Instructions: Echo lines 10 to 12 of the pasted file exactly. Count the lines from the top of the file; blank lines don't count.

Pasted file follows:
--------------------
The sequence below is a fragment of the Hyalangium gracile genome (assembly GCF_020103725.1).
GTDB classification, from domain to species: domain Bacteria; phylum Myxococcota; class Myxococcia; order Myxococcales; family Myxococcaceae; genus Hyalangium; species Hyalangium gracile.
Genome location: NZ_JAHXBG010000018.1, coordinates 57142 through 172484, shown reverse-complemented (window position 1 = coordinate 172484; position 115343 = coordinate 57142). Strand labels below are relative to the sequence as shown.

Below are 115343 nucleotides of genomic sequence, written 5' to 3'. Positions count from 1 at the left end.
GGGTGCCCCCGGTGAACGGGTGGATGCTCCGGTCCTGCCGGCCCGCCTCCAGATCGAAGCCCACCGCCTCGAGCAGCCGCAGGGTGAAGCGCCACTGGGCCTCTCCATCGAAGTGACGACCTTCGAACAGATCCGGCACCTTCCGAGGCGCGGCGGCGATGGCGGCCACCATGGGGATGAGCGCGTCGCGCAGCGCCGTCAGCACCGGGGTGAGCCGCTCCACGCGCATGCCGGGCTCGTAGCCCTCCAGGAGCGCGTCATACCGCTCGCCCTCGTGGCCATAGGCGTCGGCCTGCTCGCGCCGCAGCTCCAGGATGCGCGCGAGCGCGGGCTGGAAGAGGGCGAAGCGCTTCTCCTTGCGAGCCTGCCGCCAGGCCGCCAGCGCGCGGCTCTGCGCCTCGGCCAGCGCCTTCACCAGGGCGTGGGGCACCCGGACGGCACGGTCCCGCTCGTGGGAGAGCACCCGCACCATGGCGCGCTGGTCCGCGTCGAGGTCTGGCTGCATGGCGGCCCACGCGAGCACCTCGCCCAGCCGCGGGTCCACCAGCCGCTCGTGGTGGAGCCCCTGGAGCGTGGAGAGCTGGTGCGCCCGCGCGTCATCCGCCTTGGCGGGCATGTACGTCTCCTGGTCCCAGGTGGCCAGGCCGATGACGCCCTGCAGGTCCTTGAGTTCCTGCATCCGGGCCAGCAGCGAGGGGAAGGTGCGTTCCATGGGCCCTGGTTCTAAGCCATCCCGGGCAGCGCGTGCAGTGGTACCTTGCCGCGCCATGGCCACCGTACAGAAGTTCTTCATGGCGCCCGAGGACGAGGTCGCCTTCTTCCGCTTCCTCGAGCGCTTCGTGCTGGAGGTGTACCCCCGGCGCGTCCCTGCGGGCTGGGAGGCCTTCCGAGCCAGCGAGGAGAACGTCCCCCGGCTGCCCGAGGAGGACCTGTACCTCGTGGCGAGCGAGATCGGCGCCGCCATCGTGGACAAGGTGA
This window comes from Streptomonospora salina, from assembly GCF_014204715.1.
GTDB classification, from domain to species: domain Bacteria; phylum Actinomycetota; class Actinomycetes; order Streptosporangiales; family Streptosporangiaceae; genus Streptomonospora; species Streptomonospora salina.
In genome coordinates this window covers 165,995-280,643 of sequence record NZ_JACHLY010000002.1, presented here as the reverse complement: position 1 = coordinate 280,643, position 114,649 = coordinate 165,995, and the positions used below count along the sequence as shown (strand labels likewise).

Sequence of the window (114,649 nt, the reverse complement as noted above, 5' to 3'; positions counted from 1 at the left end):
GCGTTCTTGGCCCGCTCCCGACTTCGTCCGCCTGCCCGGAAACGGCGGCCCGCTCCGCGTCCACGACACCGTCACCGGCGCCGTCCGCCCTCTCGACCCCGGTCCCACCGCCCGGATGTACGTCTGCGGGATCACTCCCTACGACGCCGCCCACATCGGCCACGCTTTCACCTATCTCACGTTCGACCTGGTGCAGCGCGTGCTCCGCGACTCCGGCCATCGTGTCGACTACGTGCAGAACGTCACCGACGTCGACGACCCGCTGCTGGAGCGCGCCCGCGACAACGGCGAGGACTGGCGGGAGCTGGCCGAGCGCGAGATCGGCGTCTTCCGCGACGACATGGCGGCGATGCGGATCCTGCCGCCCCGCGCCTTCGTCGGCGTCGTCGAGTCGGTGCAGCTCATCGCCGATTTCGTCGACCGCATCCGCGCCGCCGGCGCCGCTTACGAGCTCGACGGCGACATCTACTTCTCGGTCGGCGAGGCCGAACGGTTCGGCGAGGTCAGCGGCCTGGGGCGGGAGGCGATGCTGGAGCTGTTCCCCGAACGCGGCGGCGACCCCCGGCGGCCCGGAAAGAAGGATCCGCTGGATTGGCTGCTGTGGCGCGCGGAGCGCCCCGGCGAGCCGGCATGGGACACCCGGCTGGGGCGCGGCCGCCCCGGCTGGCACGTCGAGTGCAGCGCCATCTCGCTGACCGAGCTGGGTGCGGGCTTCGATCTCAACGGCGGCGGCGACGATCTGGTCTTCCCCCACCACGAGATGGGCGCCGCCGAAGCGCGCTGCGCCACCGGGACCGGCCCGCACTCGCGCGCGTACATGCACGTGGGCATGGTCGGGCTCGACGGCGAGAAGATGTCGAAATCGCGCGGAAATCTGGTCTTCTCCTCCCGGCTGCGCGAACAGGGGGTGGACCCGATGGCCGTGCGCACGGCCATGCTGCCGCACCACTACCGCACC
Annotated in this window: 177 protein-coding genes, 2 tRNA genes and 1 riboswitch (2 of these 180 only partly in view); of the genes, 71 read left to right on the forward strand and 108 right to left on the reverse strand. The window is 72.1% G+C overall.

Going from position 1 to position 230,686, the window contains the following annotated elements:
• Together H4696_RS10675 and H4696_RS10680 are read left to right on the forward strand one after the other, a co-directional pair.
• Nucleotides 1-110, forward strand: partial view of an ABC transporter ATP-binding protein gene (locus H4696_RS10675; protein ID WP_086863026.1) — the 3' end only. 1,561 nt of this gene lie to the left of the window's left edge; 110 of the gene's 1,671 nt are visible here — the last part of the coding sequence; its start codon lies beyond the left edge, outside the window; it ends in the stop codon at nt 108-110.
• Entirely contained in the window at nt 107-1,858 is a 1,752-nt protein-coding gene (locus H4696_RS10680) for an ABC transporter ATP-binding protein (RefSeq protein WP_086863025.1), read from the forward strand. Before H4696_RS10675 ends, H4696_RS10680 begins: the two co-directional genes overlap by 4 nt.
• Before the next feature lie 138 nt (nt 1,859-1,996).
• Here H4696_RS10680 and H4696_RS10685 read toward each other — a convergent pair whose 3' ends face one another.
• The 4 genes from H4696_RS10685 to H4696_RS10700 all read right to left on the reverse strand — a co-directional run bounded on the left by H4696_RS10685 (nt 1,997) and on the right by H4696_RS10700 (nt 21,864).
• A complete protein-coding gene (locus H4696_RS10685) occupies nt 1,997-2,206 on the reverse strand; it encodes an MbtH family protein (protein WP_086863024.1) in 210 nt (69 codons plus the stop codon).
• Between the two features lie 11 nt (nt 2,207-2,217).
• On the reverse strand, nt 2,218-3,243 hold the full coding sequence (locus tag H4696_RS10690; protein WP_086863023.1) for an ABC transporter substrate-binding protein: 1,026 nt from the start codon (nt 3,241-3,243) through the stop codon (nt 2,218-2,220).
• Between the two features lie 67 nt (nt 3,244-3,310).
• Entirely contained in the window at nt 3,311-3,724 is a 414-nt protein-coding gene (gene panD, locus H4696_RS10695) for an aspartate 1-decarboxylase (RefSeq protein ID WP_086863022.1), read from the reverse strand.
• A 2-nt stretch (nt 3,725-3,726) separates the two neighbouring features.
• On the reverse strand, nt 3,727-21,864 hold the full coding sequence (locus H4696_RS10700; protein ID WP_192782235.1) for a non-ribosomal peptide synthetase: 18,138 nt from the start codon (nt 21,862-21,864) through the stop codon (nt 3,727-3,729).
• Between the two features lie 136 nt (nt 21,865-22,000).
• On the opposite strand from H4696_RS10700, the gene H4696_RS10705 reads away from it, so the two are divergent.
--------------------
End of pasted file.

GCGTTCTTGGCCCGCTCCCGACTTCGTCCGCCTGCCCGGAAACGGCGGCCCGCTCCGCGTCCACGACACCGTCACCGGCGCCGTCCGCCCTCTCGACCCCGGTCCCACCGCCCGGATGTACGTCTGCGGGATCACTCCCTACGACGCCGCCCACATCGGCCACGCTTTCACCTATCTCACGTTCGACCTGGTGCAGCGCGTGCTCCGCGACTCCGGCCATCGTGTCGACTACGTGCAGAACGTCACCGACGTCGACGACCCGCTGCTGGAGCGCGCCCGCGACAACGGCGAGGACTGGCGGGAGCTGGCCGAGCGCGAGATCGGCGTCTTCCGCGACGACATGGCGGCGATGCGGATCCTGCCGCCCCGCGCCTTCGTCGGCGTCGTCGAGTCGGTGCAGCTCATCGCCGATTTCGTCGACCGCATCCGCGCCGCCGGCGCCGCTTACGAGCTCGACGGCGACATCTACTTCTCGGTCGGCGAGGCCGAACGGTTCGGCGAGGTCAGCGGCCTGGGGCGGGAGGCGATGCTGGAGCTGTTCCCCGAACGCGGCGGCGACCCCCGGCGGCCCGGAAAGAAGGATCCGCTGGATTGGCTGCTGTGGCGCGCGGAGCGCCCCGGCGAGCCGGCATGGGACACCCGGCTGGGGCGCGGCCGCCCCGGCTGGCACGTCGAGTGCAGCGCCATCTCGCTGACCGAGCTGGGTGCGGGCTTCGATCTCAACGGCGGCGGCGACGATCTGGTCTTCCCCCACCACGAGATGGGCGCCGCCGAAGCGCGCTGCGCCACCGGGACCGGCCCGCACTCGCGCGCGTACATGCACGTGGGCATGGTCGGGCTCGACGGCGAGAAGATGTCGAAATCGCGCGGAAATCTGGTCTTCTCCTCCCGGCTGCGCGAACAGGGGGTGGACCCGATGGCCGTGCGCACGGCCATGCTGCCGCACCACTACCGCACC
Annotated in this window: 177 protein-coding genes, 2 tRNA genes and 1 riboswitch (2 of these 180 only partly in view); of the genes, 71 read left to right on the forward strand and 108 right to left on the reverse strand. The window is 72.1% G+C overall.

Going from position 1 to position 230,686, the window contains the following annotated elements: